Vanuatu has been hit by two Category 4 cyclones in the space of 24 hours, affecting hundreds of thousands of people. Cyclone Kevin brought gale-force winds and torrential rain to the Pacific nation, which was already battling its second large cyclone in a week. The country had been clearing roads and restoring power lines cut by Cyclone Judy, which hit the capital Port Vila on Wednesday, cutting power and forcing some residents to evacuate. As Cyclone Kevin approached, residents were jolted early on Friday by twin earthquakes and told to hunker down. The International Federation of Red Cross and Red Crescent Societies said that hundreds of thousands of people in Vanuatu were estimated to be affected by the two massive Category 4 cyclones.
The government declared a state of emergency on Friday and Prime Minister Ishmael Kalsakau said officials were working to assess the damage. UNICEF Pacific said it was deeply concerned about the effects of two cyclones on vulnerable children and was working with the government to respond to urgent needs of families. The UN agency also said it was shipping emergency supplies to Vanuatu from Fiji to support disaster relief.
Cyclone Kevin passed over the capital late on Friday and was moving across the southern island province of Tafea on Saturday morning, bringing wind gusts above 230km per hour. A red alert was in effect for Tafea province, home to just more than 30,000 people, according to the National Disaster Management Office. All boats were advised to avoid going to sea. Winds were expected to weaken over the next six to 12 hours as Cyclone Kevin continues moving southeast, away from Vanuatu.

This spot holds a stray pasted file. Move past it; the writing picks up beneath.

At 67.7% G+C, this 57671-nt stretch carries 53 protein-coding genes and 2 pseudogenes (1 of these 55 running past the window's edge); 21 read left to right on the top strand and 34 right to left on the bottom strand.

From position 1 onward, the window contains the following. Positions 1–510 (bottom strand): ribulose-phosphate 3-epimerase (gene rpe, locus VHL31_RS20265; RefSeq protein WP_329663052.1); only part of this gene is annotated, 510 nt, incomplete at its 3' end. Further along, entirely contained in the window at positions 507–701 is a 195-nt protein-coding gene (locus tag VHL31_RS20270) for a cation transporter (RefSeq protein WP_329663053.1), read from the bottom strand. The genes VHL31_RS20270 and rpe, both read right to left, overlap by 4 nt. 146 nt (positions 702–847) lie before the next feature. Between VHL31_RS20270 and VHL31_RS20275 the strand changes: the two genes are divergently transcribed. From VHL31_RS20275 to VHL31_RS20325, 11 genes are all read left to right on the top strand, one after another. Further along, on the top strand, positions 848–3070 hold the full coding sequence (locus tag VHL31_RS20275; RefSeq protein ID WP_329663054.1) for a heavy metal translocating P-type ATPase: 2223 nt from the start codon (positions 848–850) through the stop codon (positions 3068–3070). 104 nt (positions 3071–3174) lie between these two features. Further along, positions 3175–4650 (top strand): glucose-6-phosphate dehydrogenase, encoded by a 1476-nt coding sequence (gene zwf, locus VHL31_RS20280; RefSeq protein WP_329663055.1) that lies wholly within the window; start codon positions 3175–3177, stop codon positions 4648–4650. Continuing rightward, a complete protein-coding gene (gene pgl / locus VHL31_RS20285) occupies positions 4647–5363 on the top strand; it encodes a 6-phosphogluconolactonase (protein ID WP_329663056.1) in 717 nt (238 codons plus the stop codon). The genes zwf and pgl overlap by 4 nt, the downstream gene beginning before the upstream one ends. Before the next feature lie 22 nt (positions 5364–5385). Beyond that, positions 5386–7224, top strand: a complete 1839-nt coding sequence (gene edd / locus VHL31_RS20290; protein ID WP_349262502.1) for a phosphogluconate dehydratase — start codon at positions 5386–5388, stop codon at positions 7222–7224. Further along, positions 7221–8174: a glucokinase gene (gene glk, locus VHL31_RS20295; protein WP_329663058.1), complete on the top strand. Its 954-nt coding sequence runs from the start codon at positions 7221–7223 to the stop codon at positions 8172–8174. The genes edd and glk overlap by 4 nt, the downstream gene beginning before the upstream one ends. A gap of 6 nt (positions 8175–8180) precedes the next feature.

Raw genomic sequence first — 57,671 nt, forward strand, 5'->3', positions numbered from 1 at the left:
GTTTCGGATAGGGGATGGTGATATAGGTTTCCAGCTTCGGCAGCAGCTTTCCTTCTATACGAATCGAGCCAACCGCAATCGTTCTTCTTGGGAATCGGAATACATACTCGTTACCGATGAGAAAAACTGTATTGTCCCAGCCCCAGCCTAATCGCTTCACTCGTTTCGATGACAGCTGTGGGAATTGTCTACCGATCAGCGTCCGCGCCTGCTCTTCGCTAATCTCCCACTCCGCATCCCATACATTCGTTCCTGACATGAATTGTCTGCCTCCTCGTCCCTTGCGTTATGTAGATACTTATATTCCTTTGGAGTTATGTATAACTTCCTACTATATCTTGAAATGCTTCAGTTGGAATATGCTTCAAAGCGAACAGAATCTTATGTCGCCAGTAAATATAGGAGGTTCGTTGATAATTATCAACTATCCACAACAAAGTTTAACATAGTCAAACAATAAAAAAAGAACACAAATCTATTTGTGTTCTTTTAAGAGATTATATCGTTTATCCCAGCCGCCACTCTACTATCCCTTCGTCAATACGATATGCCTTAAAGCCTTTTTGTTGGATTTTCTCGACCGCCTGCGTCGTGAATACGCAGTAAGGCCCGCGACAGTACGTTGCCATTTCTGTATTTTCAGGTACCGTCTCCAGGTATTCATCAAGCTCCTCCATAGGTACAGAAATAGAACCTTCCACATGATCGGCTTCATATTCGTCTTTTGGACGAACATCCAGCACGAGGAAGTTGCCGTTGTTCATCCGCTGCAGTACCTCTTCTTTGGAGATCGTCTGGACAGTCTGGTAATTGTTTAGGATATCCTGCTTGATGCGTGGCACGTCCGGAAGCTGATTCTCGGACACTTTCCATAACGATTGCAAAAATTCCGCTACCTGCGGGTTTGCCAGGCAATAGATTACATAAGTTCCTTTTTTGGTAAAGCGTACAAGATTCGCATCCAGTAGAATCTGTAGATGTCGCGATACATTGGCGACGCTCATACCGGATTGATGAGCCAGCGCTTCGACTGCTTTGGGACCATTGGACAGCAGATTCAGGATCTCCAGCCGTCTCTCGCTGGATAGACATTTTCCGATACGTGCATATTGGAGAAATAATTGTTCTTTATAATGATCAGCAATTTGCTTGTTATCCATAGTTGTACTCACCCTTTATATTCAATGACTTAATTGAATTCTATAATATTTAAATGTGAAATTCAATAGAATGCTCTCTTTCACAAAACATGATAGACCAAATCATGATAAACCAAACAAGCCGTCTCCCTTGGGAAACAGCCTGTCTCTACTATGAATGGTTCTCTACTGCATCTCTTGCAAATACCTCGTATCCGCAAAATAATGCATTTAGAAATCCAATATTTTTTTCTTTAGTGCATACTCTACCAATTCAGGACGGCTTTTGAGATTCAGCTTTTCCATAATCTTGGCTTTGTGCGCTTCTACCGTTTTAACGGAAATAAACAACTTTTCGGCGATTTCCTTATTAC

Adding to the nation’s woes, magnitude 6.5 and 5.4 earthquakes were reported on Friday but there were no immediate reports of casualties. The situation on outlying islands remains unclear. “People on (Espiritu) Santo felt the earthquake but couldn’t go outside to assess the damage because of the high winds,” Dickinson Tevi, secretary general of the Vanuatu Red Cross Society told AFP.
“Access to affected communities has been hampered as most roads have been damaged and fallen power lines have also caused power outages, making communication to remote communities difficult. Tanna island in the province of Tafea is expected to be the worst affected,” Tevi said later in a statement.
Disaster response agencies are braced for further damage from Cyclone Kevin and a long recovery ahead. Australia said it would send a 12-person assessment team to Vanuatu along with emergency supplies like shelters and water purification equipment. The Royal Australian Air Force will also help with aerial damage assessments.